The publication of Gone With the Wind in 1936 was a major event in publishing—if not literary—history, compounded by the overblown movie of 1939 and by worldwide sales that continue to this day. Margaret Mitchell was overwhelmed by the reaction, which was complex and multifold. The novel was read by people on both sides in the Spanish Civil War, and Mitchell received all sorts of letters showing she had struck a nerve. One German thought that she had intuited his experience of World War I and the economic slump that followed, and a French town wanted to make her a citizen. The resistance to Gone With the Wind seems to have come mostly from the Nazi Party, the Communist Party, and American liberals—a suggestive convergence. Faulkner’s Absalom, Absalom!, perhaps the greatest novel ever written by an American, was passed over for the Pulitzer Prize, swamped by the massive phenomenon of GWTW. Dissenters did object to the novel on racial and historical grounds: the stereotyping of blacks and the “Southern” rendering of Reconstruction.
The whole matter is of considerable interest, embracing as it does the problematics of writing and representation as well as controversial episodes in American history; still, we must admit that it is limited by the passing of the years. There comes a point when Scarlett O’Hara (or “Scarla O’Horror,” as she is referred to in John Kennedy Toole’s A Confederacy of Dunces) seems as quaint as Becky Sharp, on whom she was modeled. Been there, done that—though I must concede that I have met four women who were, or are, obsessed with Scarlett O’Hara. Three of them thought she was a great “female role model,” which shows some of the depth of the book’s insidious perversity. The poison in the heart of Scarlett O’Hara remains a challenge for some, giving us insight into the obsessive contamination inherent in this massive narrative about obsession.
Cashing in on GWTW is big business, that’s for sure. Acting in the spirit of Scarlett O’Hara—if not of Margaret Mitchell—the Mitchell estate authorized the inert Scarlett by Alexandra Ripley in 1991 and has since had trouble arranging a sequel to that sequel. This year, Mitchell’s heirs went to court to block the publication of Alice Randall’s The Wind Done Gone on the grounds that it was an invasion of copyright; they lost when the judge upheld the publishers’ claim that the book is a parody—”The Unauthorized Parody,” as the dust jacket blares. That may be slick lawyering, but The Wind Done Gone is no parody. It is rather a rip-off and a revision, and a feeble and mechanical one at that.
Now, there’s nothing wrong with a parody, if indeed The Wind Done Gone were one. And the tradition of revision is indeed the “inadvertent epic” that Leslie Fiedler has brilliantly claimed to be the core of the American tradition of sadomasochistic, racially inflamed melodrama, from Uncle Tom’s Cabin to The Clansman to GWTW to Roots. Though there was much of mawkishness, there was no parodistic sense in that progression—quite the opposite, since a sense of humor would have ruined all the hokey solemnity and seriousness. Revision requires strength, imagination, and conviction, none of which are to be found in The Wind Done Gone.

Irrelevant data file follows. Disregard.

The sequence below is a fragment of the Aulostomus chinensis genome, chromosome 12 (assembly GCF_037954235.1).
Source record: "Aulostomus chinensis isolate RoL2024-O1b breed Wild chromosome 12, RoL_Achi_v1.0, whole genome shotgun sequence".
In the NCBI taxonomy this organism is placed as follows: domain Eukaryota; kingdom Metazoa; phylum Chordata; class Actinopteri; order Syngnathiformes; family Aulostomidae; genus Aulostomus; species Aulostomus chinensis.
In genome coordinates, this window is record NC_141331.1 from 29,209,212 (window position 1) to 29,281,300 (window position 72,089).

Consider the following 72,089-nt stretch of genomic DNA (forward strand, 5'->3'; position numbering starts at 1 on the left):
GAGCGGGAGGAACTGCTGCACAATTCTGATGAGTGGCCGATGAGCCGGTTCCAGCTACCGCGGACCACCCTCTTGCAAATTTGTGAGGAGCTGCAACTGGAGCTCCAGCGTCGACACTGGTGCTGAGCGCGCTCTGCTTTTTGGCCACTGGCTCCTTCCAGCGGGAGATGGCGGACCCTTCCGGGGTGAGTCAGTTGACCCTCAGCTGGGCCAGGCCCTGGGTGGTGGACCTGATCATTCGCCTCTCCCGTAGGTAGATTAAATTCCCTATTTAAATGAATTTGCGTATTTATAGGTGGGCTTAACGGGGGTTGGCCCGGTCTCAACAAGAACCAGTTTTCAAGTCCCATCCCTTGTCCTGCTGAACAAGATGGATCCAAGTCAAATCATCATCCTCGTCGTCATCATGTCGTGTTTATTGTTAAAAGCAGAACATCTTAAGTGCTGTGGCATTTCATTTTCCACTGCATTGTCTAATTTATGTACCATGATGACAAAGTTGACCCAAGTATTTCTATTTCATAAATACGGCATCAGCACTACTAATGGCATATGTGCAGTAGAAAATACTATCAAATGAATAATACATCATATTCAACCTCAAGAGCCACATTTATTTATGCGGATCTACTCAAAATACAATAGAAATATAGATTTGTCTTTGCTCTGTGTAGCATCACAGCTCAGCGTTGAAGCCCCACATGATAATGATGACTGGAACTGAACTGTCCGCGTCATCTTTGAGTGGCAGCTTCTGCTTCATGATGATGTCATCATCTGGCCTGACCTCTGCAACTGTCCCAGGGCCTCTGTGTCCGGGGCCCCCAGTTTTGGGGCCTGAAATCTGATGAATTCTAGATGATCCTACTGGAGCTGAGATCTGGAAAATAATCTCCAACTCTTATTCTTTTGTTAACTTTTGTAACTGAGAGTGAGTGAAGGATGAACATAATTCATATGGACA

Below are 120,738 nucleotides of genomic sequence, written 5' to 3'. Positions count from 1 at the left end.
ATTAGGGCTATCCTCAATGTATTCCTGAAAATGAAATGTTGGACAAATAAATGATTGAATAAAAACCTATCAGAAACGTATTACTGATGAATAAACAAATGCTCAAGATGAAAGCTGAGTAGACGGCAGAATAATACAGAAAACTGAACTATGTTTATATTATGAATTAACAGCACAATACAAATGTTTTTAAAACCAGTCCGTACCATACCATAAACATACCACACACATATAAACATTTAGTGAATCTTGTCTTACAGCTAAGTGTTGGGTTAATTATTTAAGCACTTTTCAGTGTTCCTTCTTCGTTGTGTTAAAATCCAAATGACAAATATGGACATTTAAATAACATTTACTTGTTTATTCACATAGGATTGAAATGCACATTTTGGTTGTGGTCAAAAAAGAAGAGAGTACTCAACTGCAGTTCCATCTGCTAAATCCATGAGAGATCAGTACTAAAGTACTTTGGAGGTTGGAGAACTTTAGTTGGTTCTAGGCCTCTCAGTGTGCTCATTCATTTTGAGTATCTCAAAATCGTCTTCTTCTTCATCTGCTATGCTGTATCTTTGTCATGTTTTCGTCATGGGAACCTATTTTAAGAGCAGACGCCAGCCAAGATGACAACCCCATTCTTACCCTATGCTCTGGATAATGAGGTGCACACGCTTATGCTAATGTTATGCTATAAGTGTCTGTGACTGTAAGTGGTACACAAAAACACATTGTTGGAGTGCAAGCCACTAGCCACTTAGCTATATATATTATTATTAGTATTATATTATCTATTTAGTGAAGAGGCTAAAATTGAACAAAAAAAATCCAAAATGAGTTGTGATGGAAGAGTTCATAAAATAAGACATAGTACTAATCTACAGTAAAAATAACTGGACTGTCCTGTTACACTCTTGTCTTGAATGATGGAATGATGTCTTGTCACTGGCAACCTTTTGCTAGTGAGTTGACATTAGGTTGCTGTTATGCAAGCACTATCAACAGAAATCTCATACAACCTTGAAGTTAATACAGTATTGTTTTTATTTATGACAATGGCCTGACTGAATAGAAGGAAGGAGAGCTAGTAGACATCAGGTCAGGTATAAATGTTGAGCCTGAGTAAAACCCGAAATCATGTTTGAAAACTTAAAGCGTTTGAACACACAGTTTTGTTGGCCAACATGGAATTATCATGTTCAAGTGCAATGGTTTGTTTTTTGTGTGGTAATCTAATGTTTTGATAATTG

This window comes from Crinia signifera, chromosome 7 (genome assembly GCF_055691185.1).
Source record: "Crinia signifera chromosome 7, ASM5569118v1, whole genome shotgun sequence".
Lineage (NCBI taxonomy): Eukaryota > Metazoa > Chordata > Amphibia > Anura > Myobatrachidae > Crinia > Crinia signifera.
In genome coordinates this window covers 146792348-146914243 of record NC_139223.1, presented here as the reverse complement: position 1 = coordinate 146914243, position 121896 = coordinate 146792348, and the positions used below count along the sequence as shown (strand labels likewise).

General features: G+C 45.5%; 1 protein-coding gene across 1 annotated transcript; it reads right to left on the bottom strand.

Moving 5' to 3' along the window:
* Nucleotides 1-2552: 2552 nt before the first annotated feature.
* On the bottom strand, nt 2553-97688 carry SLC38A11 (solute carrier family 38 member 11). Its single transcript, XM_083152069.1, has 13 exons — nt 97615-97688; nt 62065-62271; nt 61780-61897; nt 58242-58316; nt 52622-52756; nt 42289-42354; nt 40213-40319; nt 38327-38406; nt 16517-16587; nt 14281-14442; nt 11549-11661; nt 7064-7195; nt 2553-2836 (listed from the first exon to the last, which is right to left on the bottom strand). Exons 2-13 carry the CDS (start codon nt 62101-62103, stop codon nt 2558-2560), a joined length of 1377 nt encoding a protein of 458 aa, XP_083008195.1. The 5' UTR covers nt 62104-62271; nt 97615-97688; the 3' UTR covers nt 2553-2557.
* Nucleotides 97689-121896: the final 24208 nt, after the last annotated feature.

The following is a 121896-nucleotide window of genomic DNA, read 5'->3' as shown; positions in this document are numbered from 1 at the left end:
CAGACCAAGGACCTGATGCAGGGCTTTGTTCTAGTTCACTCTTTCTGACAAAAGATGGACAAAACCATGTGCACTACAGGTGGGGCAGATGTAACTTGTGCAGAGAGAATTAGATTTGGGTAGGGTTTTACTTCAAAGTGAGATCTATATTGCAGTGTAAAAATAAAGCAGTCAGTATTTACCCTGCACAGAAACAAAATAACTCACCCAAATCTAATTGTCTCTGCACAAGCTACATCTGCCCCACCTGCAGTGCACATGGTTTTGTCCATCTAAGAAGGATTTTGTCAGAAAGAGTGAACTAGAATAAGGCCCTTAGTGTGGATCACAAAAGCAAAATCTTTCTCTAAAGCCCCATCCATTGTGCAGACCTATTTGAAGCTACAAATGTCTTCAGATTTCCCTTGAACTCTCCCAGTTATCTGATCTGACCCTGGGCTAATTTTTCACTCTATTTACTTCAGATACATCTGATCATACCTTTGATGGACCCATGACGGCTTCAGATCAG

Alice Randall’s little squib is fatally dependent on the monumental model that it affects to invert. The bookette is the diary of Cynara, the mulatto half-sister of Scarlett (“Other”), by Mr. O’Hara out of Mammy. Cynara is the mistress of “R” (guess who!), the Dreamy Gentleman (guess again) is gay, and Cynara goes with a black senator to Washington. The diary form, obviously adopted to avoid the work of creating a narrative, is disastrous to the novel; and though this book can be downed in one sitting, there is no reason to do so, the revisionary work having been done so many times—and better—by authors black and white. Miss Randall was laboring not only in the shadow of Faulkner but of Robert Penn Warren [Band of Angels), not to mention Margaret Walker Alexander (Jubilee), Frank Yerby, and so on. And the recent film Adanggaman by Roger Gnoan M’Bala, portraying blacks enslaved by blacks in 17th-century Africa, is a powerful and provocative treatment of a subject that has been dealt with all too gingerly.
It makes sense that our history should be reinterpreted fictionally. But if GWTW is “offensive,” then revision of that offense will require more than Alice Randall has given. If Gone With the Wind is a still a “problem,” our nation must be in better shape than I had dared to hope.
[The Wind Done Gone, by Alice Randall (New York: Houghton Mifflin) 208 pp., $22.00]